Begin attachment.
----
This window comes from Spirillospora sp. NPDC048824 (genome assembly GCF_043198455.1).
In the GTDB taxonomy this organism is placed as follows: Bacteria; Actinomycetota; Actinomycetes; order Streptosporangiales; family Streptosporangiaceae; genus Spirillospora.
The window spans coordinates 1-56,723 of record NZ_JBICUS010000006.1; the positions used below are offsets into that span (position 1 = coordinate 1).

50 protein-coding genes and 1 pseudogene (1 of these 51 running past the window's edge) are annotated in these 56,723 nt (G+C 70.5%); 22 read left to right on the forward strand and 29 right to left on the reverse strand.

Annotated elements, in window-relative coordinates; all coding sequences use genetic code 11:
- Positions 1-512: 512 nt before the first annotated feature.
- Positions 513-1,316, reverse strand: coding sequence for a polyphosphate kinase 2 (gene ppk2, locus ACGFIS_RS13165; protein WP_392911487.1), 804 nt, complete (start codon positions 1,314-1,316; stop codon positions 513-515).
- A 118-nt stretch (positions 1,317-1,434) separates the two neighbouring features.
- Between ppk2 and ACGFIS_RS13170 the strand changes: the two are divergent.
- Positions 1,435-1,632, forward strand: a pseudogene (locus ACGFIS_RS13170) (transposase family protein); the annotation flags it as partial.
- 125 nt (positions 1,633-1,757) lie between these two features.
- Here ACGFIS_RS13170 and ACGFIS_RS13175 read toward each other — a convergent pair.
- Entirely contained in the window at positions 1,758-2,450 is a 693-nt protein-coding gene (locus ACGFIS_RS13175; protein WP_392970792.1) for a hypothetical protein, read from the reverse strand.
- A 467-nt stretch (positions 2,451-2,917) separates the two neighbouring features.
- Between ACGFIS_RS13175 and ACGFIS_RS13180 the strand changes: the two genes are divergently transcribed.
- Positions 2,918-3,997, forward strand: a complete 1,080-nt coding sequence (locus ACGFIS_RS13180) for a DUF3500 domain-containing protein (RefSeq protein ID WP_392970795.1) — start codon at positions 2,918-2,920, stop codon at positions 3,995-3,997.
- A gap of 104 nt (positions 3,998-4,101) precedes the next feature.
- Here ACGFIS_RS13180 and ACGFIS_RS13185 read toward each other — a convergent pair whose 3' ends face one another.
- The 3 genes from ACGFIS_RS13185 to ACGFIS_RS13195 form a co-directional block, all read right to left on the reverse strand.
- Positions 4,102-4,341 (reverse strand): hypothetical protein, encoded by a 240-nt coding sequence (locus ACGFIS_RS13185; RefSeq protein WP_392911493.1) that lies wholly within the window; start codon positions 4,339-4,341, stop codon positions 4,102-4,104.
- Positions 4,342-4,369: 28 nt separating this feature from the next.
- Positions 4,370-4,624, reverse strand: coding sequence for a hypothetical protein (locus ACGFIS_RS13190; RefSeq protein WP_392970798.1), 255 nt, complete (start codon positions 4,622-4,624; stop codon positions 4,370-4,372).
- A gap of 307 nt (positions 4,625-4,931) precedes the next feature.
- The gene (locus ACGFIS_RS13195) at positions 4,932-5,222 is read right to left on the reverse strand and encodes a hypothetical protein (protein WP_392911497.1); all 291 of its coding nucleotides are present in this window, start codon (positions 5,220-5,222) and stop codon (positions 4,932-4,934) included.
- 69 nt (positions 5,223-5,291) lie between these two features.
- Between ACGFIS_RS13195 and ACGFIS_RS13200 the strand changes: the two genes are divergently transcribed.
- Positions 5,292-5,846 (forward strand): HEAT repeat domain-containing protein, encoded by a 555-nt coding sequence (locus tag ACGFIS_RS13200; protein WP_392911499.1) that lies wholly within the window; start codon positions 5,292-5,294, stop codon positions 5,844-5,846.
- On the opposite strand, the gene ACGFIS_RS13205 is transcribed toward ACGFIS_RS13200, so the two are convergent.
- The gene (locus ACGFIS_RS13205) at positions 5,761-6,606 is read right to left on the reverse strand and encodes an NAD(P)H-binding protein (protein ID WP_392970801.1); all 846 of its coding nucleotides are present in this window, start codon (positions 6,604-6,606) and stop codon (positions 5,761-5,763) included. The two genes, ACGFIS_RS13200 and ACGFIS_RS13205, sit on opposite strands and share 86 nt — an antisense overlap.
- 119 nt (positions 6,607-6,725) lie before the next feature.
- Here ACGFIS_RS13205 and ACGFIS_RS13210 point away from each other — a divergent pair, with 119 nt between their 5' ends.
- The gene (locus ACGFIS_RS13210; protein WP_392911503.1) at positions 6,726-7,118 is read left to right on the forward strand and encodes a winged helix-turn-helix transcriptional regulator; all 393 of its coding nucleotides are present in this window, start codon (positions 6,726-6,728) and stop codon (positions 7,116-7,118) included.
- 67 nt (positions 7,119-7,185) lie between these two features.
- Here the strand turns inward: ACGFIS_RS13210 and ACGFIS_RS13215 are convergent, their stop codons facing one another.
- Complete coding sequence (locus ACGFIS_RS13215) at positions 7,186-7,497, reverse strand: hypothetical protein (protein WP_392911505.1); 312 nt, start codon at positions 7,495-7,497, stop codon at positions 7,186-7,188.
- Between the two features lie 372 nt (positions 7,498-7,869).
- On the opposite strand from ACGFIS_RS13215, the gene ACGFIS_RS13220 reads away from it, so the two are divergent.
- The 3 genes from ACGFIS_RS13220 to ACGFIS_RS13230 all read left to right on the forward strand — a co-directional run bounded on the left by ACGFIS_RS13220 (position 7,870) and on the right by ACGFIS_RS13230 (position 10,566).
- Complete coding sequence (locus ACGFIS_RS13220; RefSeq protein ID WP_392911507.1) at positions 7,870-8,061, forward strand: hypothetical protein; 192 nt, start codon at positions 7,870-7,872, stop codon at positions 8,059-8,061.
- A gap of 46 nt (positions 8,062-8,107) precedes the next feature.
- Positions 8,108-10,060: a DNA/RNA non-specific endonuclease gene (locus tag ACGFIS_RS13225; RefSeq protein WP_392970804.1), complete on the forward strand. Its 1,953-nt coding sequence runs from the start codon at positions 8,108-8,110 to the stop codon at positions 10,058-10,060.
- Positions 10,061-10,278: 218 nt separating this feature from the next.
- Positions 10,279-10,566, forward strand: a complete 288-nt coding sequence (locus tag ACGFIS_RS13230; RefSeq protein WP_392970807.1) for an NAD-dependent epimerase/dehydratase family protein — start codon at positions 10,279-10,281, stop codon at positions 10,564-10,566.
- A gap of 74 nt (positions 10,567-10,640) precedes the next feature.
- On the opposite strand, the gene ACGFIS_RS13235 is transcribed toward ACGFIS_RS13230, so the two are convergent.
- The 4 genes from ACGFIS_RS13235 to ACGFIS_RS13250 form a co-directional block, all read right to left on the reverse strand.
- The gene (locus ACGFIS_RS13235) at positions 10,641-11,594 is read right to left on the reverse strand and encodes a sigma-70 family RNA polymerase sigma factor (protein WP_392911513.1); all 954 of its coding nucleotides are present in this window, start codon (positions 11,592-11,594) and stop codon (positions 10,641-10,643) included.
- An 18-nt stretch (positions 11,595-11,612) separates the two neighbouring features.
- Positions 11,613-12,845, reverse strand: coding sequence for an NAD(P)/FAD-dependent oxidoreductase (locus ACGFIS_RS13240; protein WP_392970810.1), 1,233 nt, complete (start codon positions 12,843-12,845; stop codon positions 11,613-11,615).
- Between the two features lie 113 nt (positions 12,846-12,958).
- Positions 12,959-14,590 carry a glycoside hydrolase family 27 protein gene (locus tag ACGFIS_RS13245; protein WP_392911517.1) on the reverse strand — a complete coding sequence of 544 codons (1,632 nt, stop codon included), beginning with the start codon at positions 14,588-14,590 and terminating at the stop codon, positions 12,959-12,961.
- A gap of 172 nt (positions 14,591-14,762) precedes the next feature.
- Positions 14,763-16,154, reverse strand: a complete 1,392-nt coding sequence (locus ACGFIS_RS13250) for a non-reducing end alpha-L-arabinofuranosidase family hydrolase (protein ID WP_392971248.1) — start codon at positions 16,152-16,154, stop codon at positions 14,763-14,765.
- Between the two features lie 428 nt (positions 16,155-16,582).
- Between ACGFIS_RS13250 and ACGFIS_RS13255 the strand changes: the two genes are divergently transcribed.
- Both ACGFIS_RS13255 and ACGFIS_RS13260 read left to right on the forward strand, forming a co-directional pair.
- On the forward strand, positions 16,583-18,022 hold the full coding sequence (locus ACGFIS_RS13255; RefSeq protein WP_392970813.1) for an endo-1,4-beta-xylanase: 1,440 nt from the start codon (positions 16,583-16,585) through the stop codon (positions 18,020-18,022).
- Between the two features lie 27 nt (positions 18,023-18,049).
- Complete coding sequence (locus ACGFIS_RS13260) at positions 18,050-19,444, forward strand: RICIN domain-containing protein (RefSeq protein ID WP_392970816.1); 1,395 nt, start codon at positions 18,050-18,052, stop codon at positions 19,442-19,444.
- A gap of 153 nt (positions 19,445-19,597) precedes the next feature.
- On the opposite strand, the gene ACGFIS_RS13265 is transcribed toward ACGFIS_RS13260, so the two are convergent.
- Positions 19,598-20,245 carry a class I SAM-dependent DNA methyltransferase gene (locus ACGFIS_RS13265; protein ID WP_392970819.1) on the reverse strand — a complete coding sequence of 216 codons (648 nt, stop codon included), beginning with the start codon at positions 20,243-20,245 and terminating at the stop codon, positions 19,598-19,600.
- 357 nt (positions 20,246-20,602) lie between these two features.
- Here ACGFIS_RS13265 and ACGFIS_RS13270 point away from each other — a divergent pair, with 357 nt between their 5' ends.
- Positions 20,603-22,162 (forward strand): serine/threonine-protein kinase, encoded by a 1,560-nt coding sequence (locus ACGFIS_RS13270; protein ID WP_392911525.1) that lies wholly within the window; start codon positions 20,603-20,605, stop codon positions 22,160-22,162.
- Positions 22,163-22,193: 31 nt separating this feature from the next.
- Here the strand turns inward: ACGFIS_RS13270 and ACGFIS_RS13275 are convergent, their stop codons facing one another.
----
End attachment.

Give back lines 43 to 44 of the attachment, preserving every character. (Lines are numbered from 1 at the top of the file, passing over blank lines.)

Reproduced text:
- Positions 10,279-10,566, forward strand: a complete 288-nt coding sequence (locus tag ACGFIS_RS13230; RefSeq protein WP_392970807.1) for an NAD-dependent epimerase/dehydratase family protein — start codon at positions 10,279-10,281, stop codon at positions 10,564-10,566.
- A gap of 74 nt (positions 10,567-10,640) precedes the next feature.